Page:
As predictable as the results usually are in the NBA playoffs, only three series are dead-lock certainties, and only one in the West. The Lakers will beat Oklahoma City, probably in five. Cleveland will sweep or take Chicago in five. Orlando will sweep or take Charlotte in five. Everything else could, perhaps even should, be competitive.
San Antonio has showed enough lately to make us think Spurs-Mavericks, even though Dallas dominated this series last spring, will go at least six. (Dallas wins.)
The Suns will beat Portland in five because the Trail Blazers will so desperately miss Brandon Roy, who will miss most if not all of the first round after minor knee surgery.
And of all the teams that would miss their coach the most, the Denver Nuggets are right up there at the top of the list with the Lakers (Jackson), Bobcats (Larry Brown) and Spurs (Gregg Popovich). Utah, if Boozer and Andre Kirilenko are close to their usual form, should beat the Nuggets. It's simply asking too much for them to win without Karl at the whip. Anybody dumb enough to think coaching doesn't matter in the NBA only has to look at Denver, where Washingtonian Adrian Dantley, Karl's interim replacement, has the toughest job of any coach entering the playoffs.
Back in the East, if there's one upset to be had, it's Miami beating Boston. Dwyane Wade somehow found a way to pull a rather ordinary cast along with him, and Miami caught fire at the end of the season. That Boston defense that was so great two years ago is simply too old to now guard Wade and Michael Beasley.
If Milwaukee hadn't lost Andrew Bogut with that unsightly wrist injury, I could see the Bucks beating Atlanta. But the Hawks' advantage around the basket is too great now; not even Scott Skiles, who should be the NBA's coach of the year, can figure out a way to negate that.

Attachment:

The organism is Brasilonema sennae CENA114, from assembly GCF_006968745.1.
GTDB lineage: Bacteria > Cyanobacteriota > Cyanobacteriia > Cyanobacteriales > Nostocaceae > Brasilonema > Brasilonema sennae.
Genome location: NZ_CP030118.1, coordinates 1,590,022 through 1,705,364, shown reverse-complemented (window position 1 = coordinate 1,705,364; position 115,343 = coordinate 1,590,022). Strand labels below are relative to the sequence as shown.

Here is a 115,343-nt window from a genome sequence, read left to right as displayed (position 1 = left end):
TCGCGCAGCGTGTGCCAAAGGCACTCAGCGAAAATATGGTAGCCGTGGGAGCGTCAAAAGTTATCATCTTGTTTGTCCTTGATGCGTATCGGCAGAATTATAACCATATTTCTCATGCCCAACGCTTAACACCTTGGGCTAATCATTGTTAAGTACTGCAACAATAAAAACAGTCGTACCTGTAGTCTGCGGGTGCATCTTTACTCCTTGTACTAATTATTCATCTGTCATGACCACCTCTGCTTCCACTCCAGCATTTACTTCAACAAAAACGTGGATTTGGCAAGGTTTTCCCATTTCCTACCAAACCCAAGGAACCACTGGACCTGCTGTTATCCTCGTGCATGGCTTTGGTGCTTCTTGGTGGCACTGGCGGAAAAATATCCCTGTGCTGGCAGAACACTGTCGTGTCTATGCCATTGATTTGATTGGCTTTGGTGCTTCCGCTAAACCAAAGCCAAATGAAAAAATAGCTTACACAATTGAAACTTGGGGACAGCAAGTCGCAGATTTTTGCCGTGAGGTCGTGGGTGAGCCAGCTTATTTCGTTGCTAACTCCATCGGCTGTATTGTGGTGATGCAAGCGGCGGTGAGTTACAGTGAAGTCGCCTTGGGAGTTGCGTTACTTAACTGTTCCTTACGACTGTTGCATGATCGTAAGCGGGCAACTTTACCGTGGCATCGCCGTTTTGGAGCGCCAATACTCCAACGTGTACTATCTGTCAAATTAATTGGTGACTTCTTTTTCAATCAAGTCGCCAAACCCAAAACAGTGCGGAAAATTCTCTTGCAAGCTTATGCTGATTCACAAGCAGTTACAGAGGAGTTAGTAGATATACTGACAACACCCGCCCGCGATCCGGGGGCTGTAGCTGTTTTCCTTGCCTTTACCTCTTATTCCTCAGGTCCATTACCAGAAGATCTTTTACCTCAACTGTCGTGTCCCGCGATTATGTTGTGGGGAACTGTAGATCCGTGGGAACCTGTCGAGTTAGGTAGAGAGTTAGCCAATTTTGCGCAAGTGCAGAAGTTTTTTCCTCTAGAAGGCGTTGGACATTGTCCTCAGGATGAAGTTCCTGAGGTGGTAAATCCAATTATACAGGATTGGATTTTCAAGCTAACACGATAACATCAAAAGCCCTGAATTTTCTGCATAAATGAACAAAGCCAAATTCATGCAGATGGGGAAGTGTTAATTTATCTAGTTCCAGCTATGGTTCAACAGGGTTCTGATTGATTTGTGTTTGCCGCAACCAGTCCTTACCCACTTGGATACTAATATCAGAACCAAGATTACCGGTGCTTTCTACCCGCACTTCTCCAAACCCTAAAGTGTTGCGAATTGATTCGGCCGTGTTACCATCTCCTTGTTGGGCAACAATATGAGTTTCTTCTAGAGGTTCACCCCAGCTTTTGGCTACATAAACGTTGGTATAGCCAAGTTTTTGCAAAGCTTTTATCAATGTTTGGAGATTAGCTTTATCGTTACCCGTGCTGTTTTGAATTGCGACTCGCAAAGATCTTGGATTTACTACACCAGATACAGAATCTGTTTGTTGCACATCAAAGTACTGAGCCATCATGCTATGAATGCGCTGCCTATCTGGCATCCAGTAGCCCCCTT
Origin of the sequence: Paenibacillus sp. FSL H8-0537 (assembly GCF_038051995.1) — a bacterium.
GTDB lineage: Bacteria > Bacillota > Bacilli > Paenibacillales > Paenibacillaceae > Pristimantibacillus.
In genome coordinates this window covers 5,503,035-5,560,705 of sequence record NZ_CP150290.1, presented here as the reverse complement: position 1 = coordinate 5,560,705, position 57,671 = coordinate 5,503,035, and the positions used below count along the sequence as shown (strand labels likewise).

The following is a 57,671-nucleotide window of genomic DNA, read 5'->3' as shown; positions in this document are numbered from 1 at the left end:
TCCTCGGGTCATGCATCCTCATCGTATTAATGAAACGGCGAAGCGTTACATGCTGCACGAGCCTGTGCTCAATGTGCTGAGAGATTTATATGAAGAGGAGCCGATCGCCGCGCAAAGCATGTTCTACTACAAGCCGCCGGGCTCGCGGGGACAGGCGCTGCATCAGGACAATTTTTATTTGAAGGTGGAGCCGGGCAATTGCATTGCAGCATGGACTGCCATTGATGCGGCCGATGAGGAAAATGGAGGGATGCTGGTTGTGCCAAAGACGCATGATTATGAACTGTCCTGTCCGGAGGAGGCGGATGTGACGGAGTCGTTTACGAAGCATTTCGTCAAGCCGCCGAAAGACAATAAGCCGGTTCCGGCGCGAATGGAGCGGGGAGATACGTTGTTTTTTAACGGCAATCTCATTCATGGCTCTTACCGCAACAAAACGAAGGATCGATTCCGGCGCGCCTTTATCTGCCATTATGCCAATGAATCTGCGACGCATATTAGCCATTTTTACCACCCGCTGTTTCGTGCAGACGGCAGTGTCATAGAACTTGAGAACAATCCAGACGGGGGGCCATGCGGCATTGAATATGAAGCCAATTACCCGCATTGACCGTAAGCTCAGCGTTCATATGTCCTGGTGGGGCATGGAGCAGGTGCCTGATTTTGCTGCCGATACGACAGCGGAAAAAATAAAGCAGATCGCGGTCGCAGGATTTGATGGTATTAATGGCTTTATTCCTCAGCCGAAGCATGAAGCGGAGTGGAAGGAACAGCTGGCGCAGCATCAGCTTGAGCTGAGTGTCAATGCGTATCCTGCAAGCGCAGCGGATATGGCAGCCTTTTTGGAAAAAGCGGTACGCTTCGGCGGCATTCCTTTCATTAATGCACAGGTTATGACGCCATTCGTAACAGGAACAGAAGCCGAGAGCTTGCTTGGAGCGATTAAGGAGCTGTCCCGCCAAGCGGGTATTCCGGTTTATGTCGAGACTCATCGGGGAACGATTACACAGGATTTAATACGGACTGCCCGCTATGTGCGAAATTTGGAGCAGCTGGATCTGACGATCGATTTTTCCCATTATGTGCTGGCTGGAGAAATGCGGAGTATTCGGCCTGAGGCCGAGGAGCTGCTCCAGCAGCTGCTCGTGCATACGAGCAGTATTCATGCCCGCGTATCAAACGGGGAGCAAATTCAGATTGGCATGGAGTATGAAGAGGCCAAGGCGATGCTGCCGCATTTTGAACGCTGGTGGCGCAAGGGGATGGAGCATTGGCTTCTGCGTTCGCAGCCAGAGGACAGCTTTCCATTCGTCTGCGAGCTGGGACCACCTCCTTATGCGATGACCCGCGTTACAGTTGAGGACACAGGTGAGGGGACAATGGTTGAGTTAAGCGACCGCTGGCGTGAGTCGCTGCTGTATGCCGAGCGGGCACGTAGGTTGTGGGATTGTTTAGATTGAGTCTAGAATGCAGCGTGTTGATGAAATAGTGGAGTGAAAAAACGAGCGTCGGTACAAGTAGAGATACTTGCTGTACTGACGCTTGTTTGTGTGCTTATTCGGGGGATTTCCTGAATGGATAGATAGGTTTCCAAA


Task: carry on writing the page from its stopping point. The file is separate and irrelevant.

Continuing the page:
So what we've got in the West is the Lakers beating Utah in the second round and Phoenix beating Dallas, in the most entertaining old-man point-guard matchup imaginable. AAU basketball should be halted during the playing of that series so that coaches would be able to show their players what happens when you pass the basketball as well as Jason Kidd and Steve Nash.
In the East, Cleveland will overwhelm Miami and Orlando will continue its ownership of Atlanta, giving us a pair of pretty sweet conference final matchups: Suns-Lakers, Cleveland-Orlando.
Perhaps I'm underrating Orlando again but I'll take Cleveland in five games because Cleveland is the best team. Shaq was brought aboard for the specific purpose of handling Dwight Howard, and Antawn Jamison was brought aboard to give Cleveland that Orlando-like dimension, where a power forward can spread the floor and score on his own. His presence takes the pressure to score all the points off LeBron and moves Mo Williams back to a more comfortable No. 3 scorer. It's Cleveland's time. Whatever their weaknesses -- like foul shooting -- they make up for with great defense and the best leadership in the game, from LeBron.
While the Lakers are in for a dogfight with either Dallas or Phoenix, they'll ultimately make it to the NBA Finals where they'll try to defend their championship against a Cleveland team that's no better in terms of talent, but deeper and fresher and -- in the case of LeBron James -- hellishly determined to take his place for the first time, but not the last, in the winner's circle.
Nothing about that scenario would be a surprise; it will still contain more than a few elements of drama.